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  5. Shamrock

    Shamrock New Member

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    I don't know how the lawyers around here will perceive this action, but I fully support it. I hope they get to trial. Sure would be nice to see full disclosure on what the Pats actually did.
     
  6. Charger Dave

    Charger Dave Dead account

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    Looks to me like disillusioned Pats fans could join that class action suit? Or do we wait for them to file their own?
     
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  7. BoltsFanUK

    BoltsFanUK Well-Known Member

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    it would be nice wouldn't it:yes:
     
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  8. PowderLove

    PowderLove Former Mod, Current Slacker

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    Who here is a lawyer? I want to sue them over last year's playoff game.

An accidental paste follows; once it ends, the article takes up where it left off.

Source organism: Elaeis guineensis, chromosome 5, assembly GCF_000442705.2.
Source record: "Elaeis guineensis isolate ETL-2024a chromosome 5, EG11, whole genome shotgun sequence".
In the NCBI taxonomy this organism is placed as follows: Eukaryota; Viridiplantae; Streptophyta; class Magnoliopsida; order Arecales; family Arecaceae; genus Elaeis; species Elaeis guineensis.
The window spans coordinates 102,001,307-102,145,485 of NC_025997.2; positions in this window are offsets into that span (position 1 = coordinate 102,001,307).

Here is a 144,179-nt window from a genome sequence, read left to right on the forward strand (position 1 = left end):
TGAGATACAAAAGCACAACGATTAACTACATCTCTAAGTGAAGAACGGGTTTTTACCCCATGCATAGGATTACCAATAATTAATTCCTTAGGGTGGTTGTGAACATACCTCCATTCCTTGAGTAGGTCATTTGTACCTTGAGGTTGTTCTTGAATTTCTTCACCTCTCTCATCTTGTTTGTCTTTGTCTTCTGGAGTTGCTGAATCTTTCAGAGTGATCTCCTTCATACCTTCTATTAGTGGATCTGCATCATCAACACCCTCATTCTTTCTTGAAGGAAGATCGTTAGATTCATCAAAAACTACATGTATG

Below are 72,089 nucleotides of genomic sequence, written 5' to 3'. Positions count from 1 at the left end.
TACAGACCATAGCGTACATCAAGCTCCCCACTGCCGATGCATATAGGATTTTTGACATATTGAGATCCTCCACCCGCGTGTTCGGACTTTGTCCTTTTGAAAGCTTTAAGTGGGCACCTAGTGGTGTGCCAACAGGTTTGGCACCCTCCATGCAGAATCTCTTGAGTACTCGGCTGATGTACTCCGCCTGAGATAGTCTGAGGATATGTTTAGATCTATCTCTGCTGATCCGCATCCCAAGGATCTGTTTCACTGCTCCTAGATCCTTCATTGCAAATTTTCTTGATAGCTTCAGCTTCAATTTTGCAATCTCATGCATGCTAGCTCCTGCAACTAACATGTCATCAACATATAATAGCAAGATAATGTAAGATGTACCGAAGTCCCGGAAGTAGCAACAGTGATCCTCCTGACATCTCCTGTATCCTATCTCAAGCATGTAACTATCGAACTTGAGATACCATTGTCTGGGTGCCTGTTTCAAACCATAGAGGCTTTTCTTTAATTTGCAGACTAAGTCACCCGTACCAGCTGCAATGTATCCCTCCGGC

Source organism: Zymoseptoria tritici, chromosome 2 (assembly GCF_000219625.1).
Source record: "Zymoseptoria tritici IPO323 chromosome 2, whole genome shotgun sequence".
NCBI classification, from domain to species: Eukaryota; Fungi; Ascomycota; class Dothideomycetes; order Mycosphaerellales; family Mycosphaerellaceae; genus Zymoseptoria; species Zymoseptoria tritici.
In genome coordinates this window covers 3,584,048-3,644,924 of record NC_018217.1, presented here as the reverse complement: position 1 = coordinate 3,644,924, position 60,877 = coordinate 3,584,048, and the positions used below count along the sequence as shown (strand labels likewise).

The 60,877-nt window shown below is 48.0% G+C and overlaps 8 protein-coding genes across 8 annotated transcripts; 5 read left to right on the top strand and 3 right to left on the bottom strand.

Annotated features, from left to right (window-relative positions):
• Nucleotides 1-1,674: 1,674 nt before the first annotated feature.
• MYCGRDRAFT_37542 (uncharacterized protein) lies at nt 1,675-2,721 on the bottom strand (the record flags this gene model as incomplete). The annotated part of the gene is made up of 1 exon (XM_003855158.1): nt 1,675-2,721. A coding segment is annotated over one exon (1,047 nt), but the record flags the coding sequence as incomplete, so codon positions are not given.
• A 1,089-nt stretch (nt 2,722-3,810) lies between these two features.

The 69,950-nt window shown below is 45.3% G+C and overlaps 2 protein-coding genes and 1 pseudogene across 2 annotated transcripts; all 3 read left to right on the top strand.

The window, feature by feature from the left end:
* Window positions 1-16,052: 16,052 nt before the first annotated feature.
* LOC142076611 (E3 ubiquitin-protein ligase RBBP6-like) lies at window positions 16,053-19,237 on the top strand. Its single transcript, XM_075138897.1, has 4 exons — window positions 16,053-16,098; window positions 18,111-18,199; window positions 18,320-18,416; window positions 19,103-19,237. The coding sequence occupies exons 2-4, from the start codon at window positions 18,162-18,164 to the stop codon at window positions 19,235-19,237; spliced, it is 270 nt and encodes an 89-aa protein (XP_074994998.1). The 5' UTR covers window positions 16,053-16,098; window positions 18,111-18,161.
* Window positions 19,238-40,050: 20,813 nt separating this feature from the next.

9. BoltsFanUK

    BoltsFanUK Well-Known Member

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    Anteater is a lawyer..i think:icon_tease:
     
  10. Shamrock

    Shamrock New Member

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    Ant is just a wanna be lawyer. He hasn't got his shingle hung yet.

    There is one lawyer here that I can think of .... and three I know at Chargers.com.
     
  11. Shamrock

    Shamrock New Member

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    Florio's newest take on the Pats cheating video lawsuit -